|Publication number||US4901374 A|
|Application number||US 07/184,846|
|Publication date||Feb 20, 1990|
|Filing date||Apr 22, 1988|
|Priority date||Apr 22, 1988|
|Also published as||EP0338581A1|
|Publication number||07184846, 184846, US 4901374 A, US 4901374A, US-A-4901374, US4901374 A, US4901374A|
|Inventors||Gerbrig W. Van der Woude|
|Export Citation||BiBTeX, EndNote, RefMan|
|Patent Citations (10), Referenced by (20), Classifications (7), Legal Events (4)|
|External Links: USPTO, USPTO Assignment, Espacenet|
Despite the abundance of eye and face shields in the art, there is still room for a simple, light-weight and convenient shield especially adapted for use by medical personnel. Prior art shields, designed mainly for use in industry and sports, are found to be too cumbersome in use and over-complicated in design, especially in conditions in which ready separation of the structure is required for such purposes as sterilization, replacement of parts and the like.
According to the present invention an improved shield is provided, having relatively few parts and devoid of fasteners and like attachment structures such as screws, rivets, etc. The few parts are easily separated for ease and convenience in sterilization of the parts and especially by different sterilization procedures compatible with the different materials involved in the make-up of the shield. The transparent screen, for example, is separable from the carrying frame and the fabric or like headband is likewise separable from the frame.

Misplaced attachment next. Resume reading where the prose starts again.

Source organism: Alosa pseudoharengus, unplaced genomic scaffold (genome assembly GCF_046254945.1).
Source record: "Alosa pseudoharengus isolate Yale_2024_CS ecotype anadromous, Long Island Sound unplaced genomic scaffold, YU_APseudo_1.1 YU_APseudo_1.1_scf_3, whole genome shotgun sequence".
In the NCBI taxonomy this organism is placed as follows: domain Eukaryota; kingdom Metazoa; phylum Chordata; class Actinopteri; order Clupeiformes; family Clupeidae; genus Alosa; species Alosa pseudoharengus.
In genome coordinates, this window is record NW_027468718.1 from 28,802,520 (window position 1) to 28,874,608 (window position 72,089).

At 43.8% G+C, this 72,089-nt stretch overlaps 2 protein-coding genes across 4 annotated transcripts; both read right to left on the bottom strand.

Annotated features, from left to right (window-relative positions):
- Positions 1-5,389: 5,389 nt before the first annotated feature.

It is a feature of the invention that the hinge for the pivotal mounting of the protective screen is relatively far forward rather than being disposed to the rear as in the prior art. This enables positioning of the screen without leaving wide gaps between the screen and its mounting means. Thus protection is afforded throughout a wide range of angular movement of the screen. A further feature resides in the provision on the frontal part of laterally oppositely extending wings for receiving pockets on the headband, thus enabling removable mounting of the headband. The frontal part further includes a forward ledge or shelf configured to accommodate the brow of the wearer. This shelf adds strength and stability to the fore part of the shield and establishes a base for the hinged mounting of the protective screen. The wings for receiving the headband are formed in such manner as to be flexible for brow conformance, and this is achieved by providing slots or spaces between the wings and ledge, leaving the ledge relatively rigid. The manner of attaching the headband to the wings results in use of the headband material to substantially seal the spaces between the wings and ledge and thus adds to the protection afforded from above the shield.